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Torn from his mother's arms,—
And cares where love has no concern,
From hard controul and tyrant rules,
Youth comes; the toils and cares of life
Where shall the tired and harass'd heart
Then is not youth, as fancy tells,
Maturer manhood now arrives,
The dull realities of truth;
So reaches he the latter stage
Life's vain delusions are gone by,
Its idle hopes are o'er,
Yet age remembers with a sigh
The days that are no more.
THE PAINS OF SLEEP.
ERE on my bed my limbs I lay,
It hath not been my use to pray
In humble trust mine eye-lids close,
No wish conceived, no thought expressed!
Only a sense of supplication,
A sense o'er all my soul imprest
That I am weak yet not unblest,
Since in me, round me, every where,
But yester-night I pray'd aloud
Of shapes and thoughts that tortured me;
A lurid light, a trampling throng,
Sense of intolerable wrong,
And whom I scorn'd, those only strong!
Whether I suffered, or I did:
So two nights passed: the night's dismay
The third night, when my own loud scream
And having thus by tears subdued
To natures deepliest stain'd with sin :
Th' unfathomable hell within,
And whom I love, I love indeed.
A POET'S EPITAPH.
ART thou a Statesman, in the van
A Lawyer art thou ?-draw not nigh;
Art thou a Man of purple cheer?
Or art thou One of gallant pride,
Physician art thou? One all eyes;
Wrapt closely in thy sensual fleece,
A Moralist, perchance, appears,
Led, Heaven knows how! to this poor sod:
One to whose smooth-rubbed soul can cling
Shut close the door, press down the latch;
Nor lose ten tickings of thy watch
But who is He with modest looks,
He is retired as noon-tide dew,
In common things that round us lie
That broods and sleeps on his own heart.
But he is weak, both Man and Boy,
The things which others understand.
-Come hither in thy hour of strength;
THE STOUT GENTLEMAN:
A Stage Coach Romance.
From "Bracebridge Hall, or the Humourists."
"I'll cross it, though it blast me!"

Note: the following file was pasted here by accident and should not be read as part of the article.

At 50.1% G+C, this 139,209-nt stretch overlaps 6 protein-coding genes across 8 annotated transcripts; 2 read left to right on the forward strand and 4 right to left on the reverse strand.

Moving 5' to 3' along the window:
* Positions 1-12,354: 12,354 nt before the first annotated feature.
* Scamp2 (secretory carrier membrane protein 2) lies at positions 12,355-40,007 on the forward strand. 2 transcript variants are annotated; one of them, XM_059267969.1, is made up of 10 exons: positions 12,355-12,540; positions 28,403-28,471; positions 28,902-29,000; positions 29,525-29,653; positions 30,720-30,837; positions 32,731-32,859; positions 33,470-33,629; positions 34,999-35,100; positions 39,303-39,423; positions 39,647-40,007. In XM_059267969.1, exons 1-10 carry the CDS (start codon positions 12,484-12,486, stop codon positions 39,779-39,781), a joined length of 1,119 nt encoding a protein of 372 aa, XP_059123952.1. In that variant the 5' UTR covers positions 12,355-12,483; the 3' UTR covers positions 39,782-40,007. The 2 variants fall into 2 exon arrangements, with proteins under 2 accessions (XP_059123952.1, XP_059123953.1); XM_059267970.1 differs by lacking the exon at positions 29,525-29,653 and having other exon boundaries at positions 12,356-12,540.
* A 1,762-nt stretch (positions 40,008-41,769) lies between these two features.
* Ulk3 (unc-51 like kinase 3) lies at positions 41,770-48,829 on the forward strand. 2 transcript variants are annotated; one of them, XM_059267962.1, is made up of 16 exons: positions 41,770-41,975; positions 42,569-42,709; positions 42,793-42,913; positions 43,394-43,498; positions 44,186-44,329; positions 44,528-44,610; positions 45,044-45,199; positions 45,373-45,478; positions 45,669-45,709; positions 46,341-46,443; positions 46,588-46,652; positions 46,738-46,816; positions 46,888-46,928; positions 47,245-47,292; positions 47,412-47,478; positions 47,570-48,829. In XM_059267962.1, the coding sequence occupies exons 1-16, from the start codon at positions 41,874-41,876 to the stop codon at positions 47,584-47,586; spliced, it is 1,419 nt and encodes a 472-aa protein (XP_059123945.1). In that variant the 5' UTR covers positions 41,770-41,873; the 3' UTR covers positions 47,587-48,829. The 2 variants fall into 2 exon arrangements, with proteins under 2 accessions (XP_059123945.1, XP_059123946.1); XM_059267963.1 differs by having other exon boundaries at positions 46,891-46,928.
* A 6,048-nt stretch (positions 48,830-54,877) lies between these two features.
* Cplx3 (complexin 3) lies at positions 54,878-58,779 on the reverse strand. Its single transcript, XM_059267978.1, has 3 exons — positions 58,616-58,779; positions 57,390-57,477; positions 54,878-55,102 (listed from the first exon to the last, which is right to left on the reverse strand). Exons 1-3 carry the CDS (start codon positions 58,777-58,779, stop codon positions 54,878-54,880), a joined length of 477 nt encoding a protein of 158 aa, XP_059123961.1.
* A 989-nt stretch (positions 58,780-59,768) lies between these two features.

IT was a rainy Sunday, in the gloomy month of November. I had been detained, in the course of a journey, by a slight indisposition, from which I was recovering; but I was still feverish, and was obliged to keep within doors all day, in an inn of the small town of Derby. A wet Sunday in a country inn! whoever has had the luck to experience one, can alone judge of my situation. The rain pattered against the casements; the bells tolled for church with a melancholy sound. I went to the windows in quest of something to amuse the eye; but it seemed as if I had been placed completely out of the reach of all amusement. The windows of my bed-room looked out among tiled roofs and stacks of chimneys, while those of my sitting-room commanded a full view of the stable-yard. I know of nothing more calculated to make a man sick of this world than a stable-yard on a rainy day. The place was littered with wet straw that had been kicked about by travellers and stable-boys. In one corner was a stagnant pool of water, surrounding an island of muck; there were several half-drowned fowls crowded together under a cart, among which was a miserable, crest fallen cock, drenched out of all life and spirit; his drooping tail, matted as it were, into a single feather, along which the water trickled from his back; near the cart was a half-dozing cow, chewing the cud, and standing patiently to be rained on, with wreaths of vapour rising from her reeking hide; a wall-eyed horse, tired of the loneliness of the stable, was poking his spectral head out of a window, with the rain dripping on it from the eaves; an unhappy cur, chained to a doghouse hard by, uttered something every now and then, between a bark and a yelp; a drab of a kitchen wench tramped backwards and forwards through the yard in pattens, looking as sulky as the weather itself; every thing in short, was comfortless and forlorn, excepting a crew of hard-drinking ducks, assembled like boon companions round a puddle, and making a riotous noise over their liquor.